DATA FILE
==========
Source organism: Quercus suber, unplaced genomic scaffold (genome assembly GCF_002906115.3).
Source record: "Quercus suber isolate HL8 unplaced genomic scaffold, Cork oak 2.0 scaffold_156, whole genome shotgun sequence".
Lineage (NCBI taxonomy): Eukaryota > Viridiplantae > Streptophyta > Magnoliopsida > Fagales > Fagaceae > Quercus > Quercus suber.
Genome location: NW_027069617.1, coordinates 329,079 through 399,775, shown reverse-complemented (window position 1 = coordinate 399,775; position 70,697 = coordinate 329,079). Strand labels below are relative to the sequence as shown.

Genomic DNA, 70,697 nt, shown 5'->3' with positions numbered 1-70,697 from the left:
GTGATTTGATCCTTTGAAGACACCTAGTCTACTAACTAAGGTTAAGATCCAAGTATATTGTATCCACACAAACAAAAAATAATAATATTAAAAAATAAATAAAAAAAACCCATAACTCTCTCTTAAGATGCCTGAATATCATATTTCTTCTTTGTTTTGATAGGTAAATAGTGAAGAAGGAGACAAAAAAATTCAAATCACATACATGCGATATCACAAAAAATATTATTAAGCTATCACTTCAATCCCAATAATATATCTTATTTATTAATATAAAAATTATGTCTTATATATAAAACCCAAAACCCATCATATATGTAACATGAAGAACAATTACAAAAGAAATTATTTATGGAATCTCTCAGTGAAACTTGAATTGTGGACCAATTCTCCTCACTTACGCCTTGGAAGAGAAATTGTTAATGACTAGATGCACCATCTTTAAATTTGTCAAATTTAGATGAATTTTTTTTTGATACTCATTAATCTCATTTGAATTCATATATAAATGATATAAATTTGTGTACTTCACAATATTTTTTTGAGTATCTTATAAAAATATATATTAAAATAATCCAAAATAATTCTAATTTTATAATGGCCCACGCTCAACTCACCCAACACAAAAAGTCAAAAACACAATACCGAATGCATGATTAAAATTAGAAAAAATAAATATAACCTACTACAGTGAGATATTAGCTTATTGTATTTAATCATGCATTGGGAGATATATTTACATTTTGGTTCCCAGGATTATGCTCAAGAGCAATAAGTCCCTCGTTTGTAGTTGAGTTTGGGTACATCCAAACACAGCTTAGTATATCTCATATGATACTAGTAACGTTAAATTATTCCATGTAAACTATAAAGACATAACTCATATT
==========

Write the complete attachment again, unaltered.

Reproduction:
Source organism: Quercus suber, unplaced genomic scaffold (genome assembly GCF_002906115.3).
Source record: "Quercus suber isolate HL8 unplaced genomic scaffold, Cork oak 2.0 scaffold_156, whole genome shotgun sequence".
Lineage (NCBI taxonomy): Eukaryota > Viridiplantae > Streptophyta > Magnoliopsida > Fagales > Fagaceae > Quercus > Quercus suber.
Genome location: NW_027069617.1, coordinates 329,079 through 399,775, shown reverse-complemented (window position 1 = coordinate 399,775; position 70,697 = coordinate 329,079). Strand labels below are relative to the sequence as shown.

Genomic DNA, 70,697 nt, shown 5'->3' with positions numbered 1-70,697 from the left:
GTGATTTGATCCTTTGAAGACACCTAGTCTACTAACTAAGGTTAAGATCCAAGTATATTGTATCCACACAAACAAAAAATAATAATATTAAAAAATAAATAAAAAAAACCCATAACTCTCTCTTAAGATGCCTGAATATCATATTTCTTCTTTGTTTTGATAGGTAAATAGTGAAGAAGGAGACAAAAAAATTCAAATCACATACATGCGATATCACAAAAAATATTATTAAGCTATCACTTCAATCCCAATAATATATCTTATTTATTAATATAAAAATTATGTCTTATATATAAAACCCAAAACCCATCATATATGTAACATGAAGAACAATTACAAAAGAAATTATTTATGGAATCTCTCAGTGAAACTTGAATTGTGGACCAATTCTCCTCACTTACGCCTTGGAAGAGAAATTGTTAATGACTAGATGCACCATCTTTAAATTTGTCAAATTTAGATGAATTTTTTTTTGATACTCATTAATCTCATTTGAATTCATATATAAATGATATAAATTTGTGTACTTCACAATATTTTTTTGAGTATCTTATAAAAATATATATTAAAATAATCCAAAATAATTCTAATTTTATAATGGCCCACGCTCAACTCACCCAACACAAAAAGTCAAAAACACAATACCGAATGCATGATTAAAATTAGAAAAAATAAATATAACCTACTACAGTGAGATATTAGCTTATTGTATTTAATCATGCATTGGGAGATATATTTACATTTTGGTTCCCAGGATTATGCTCAAGAGCAATAAGTCCCTCGTTTGTAGTTGAGTTTGGGTACATCCAAACACAGCTTAGTATATCTCATATGATACTAGTAACGTTAAATTATTCCATGTAAACTATAAAGACATAACTCATATT